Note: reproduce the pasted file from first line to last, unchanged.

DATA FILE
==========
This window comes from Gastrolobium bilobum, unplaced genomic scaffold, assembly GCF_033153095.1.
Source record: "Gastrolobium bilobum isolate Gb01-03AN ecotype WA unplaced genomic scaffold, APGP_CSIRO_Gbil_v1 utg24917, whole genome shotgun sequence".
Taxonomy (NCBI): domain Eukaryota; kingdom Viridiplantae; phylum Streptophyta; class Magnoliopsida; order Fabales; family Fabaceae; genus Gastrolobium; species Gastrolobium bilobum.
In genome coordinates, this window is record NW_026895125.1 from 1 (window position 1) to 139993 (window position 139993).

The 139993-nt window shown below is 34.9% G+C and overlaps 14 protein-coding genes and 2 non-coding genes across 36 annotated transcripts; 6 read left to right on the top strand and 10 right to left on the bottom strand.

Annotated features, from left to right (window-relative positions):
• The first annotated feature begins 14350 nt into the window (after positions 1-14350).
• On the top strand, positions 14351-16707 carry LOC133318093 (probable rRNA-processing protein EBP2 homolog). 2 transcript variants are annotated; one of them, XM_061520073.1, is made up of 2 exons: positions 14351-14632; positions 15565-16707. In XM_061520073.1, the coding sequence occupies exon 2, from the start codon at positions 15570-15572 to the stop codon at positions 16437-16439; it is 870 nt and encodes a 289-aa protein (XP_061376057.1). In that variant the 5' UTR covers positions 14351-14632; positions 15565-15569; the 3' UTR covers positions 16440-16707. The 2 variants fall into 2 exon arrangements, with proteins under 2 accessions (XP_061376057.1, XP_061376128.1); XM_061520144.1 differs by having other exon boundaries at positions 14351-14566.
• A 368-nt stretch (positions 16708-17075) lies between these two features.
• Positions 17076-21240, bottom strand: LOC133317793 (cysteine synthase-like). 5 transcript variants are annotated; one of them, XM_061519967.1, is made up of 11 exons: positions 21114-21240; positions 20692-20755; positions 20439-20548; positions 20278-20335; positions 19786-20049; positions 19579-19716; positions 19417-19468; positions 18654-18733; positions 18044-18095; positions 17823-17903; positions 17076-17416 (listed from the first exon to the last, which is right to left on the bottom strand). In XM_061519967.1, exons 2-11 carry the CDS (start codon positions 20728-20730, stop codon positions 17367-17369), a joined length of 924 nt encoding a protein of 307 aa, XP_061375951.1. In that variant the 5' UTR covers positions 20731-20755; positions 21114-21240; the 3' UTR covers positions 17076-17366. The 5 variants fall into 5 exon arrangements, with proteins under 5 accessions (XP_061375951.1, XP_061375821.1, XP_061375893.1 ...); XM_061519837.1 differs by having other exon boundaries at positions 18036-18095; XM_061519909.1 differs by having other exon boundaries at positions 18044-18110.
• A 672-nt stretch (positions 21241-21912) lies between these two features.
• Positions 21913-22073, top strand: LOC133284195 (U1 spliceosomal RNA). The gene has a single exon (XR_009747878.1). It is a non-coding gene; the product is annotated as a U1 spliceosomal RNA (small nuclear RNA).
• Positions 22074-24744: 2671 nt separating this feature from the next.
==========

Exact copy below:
This window comes from Gastrolobium bilobum, unplaced genomic scaffold, assembly GCF_033153095.1.
Source record: "Gastrolobium bilobum isolate Gb01-03AN ecotype WA unplaced genomic scaffold, APGP_CSIRO_Gbil_v1 utg24917, whole genome shotgun sequence".
Taxonomy (NCBI): domain Eukaryota; kingdom Viridiplantae; phylum Streptophyta; class Magnoliopsida; order Fabales; family Fabaceae; genus Gastrolobium; species Gastrolobium bilobum.
In genome coordinates, this window is record NW_026895125.1 from 1 (window position 1) to 139993 (window position 139993).

The 139993-nt window shown below is 34.9% G+C and overlaps 14 protein-coding genes and 2 non-coding genes across 36 annotated transcripts; 6 read left to right on the top strand and 10 right to left on the bottom strand.

Annotated features, from left to right (window-relative positions):
• The first annotated feature begins 14350 nt into the window (after positions 1-14350).
• On the top strand, positions 14351-16707 carry LOC133318093 (probable rRNA-processing protein EBP2 homolog). 2 transcript variants are annotated; one of them, XM_061520073.1, is made up of 2 exons: positions 14351-14632; positions 15565-16707. In XM_061520073.1, the coding sequence occupies exon 2, from the start codon at positions 15570-15572 to the stop codon at positions 16437-16439; it is 870 nt and encodes a 289-aa protein (XP_061376057.1). In that variant the 5' UTR covers positions 14351-14632; positions 15565-15569; the 3' UTR covers positions 16440-16707. The 2 variants fall into 2 exon arrangements, with proteins under 2 accessions (XP_061376057.1, XP_061376128.1); XM_061520144.1 differs by having other exon boundaries at positions 14351-14566.
• A 368-nt stretch (positions 16708-17075) lies between these two features.
• Positions 17076-21240, bottom strand: LOC133317793 (cysteine synthase-like). 5 transcript variants are annotated; one of them, XM_061519967.1, is made up of 11 exons: positions 21114-21240; positions 20692-20755; positions 20439-20548; positions 20278-20335; positions 19786-20049; positions 19579-19716; positions 19417-19468; positions 18654-18733; positions 18044-18095; positions 17823-17903; positions 17076-17416 (listed from the first exon to the last, which is right to left on the bottom strand). In XM_061519967.1, exons 2-11 carry the CDS (start codon positions 20728-20730, stop codon positions 17367-17369), a joined length of 924 nt encoding a protein of 307 aa, XP_061375951.1. In that variant the 5' UTR covers positions 20731-20755; positions 21114-21240; the 3' UTR covers positions 17076-17366. The 5 variants fall into 5 exon arrangements, with proteins under 5 accessions (XP_061375951.1, XP_061375821.1, XP_061375893.1 ...); XM_061519837.1 differs by having other exon boundaries at positions 18036-18095; XM_061519909.1 differs by having other exon boundaries at positions 18044-18110.
• A 672-nt stretch (positions 21241-21912) lies between these two features.
• Positions 21913-22073, top strand: LOC133284195 (U1 spliceosomal RNA). The gene has a single exon (XR_009747878.1). It is a non-coding gene; the product is annotated as a U1 spliceosomal RNA (small nuclear RNA).
• Positions 22074-24744: 2671 nt separating this feature from the next.